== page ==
This afternoon I went with my wife to a matinee of Rogue One. We held hands in the dark as we watched the story. We both shed tears at certain moments, because the whole film was just so good.
For me, it did more even than The Force Awakens to rebuild my trust in the franchise, and the characters. Once the plot took off (and the guy behind me stopped talking), I got lost in the sweep and the emotions. And there were emotions: lofty aspirations and actual investment in characters. It was a wonderful ride.
Throughout the film they used a subtle computer trick to recreate performances. Through the magic of CGI, Peter Cushing was able to reprise his iconic role of the evil Grand Moff Tarkin. Then, at the very end of the film, the CGI magic again allows us to catch a glimpse of a young Princess Leia.
It was as the credits were rolling that I heard it, from two rows back: "Carrie Fisher just died."
My mother was an atheist, and I grew up in a house without faith. In 1977, Star Wars was a revelation to my six-year-old eyes. It introduced to me the first palpable supernatural reality of my life: the Force.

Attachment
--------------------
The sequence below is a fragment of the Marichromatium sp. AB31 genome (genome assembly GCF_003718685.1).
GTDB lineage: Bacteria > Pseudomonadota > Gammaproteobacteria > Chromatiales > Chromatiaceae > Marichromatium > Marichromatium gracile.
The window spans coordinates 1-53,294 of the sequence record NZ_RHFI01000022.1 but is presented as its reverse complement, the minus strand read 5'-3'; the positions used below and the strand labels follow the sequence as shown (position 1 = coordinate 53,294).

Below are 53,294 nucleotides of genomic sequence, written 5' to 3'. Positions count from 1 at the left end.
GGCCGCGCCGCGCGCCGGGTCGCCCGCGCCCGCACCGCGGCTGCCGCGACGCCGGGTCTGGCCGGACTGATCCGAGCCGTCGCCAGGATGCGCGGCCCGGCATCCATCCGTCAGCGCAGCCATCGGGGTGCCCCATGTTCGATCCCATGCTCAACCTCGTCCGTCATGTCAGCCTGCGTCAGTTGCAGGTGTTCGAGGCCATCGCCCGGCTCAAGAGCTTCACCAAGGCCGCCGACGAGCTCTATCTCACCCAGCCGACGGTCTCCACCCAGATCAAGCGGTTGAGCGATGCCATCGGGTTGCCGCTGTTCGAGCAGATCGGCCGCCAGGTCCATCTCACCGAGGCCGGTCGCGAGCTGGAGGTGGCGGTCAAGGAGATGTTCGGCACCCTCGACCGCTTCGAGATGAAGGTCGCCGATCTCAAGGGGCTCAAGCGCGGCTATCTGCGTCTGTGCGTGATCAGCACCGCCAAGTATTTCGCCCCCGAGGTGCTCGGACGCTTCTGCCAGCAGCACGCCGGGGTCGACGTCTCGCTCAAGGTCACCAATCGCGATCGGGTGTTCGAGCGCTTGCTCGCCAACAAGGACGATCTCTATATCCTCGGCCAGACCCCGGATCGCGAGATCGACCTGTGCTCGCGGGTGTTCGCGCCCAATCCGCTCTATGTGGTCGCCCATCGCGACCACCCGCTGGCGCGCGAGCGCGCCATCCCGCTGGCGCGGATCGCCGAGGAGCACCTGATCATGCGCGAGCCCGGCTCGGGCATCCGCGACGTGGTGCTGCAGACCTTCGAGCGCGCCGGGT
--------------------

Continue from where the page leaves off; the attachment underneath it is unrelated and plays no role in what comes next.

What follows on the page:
The Force was an invisible Good, helping the good guys in the universe to do good and (for Han Solo) to do better. It was mystical and mysterious, and I believed in it immediately. No further explanation required. Luke wanted it. So did I.
I can't tell you how many times I saw the original Star Wars in the theater, but it was a lot. One thing I remember, though, is that pretty much every time we saw it, the audience burst into applause.
Sitting in the theater this afternoon, it was the same. The movie ended, and we all started to clap.
And then the news.
I am so thankful that I heard the news of Carrie Fisher's death right then, in that room. Her passing means that a very real part of my childhood is dying. But at the same time, what I saw on the screen showed me that the parts of my childhood that I love are being cherished. There are those who care for these characters and stories the way that I care for them, and that helps.
It was crazy to get the news that the actress is gone, even as I saw clear evidence that - through CGI - the character of Princess Leia can live on.
I was in a room surrounded by fellow believers. I recalled that Yoda once said that we should not fear death. My own Christian faith gives me a similar command.
Through CGI, I am confident that we will see Princess Leia again. That is a comfort. But I also live in the hope that we will see Carrie again, too. That is a mystery - and though I approach it now as a Christian, it is one I first learned to appreciate when I first fell in love with the Force.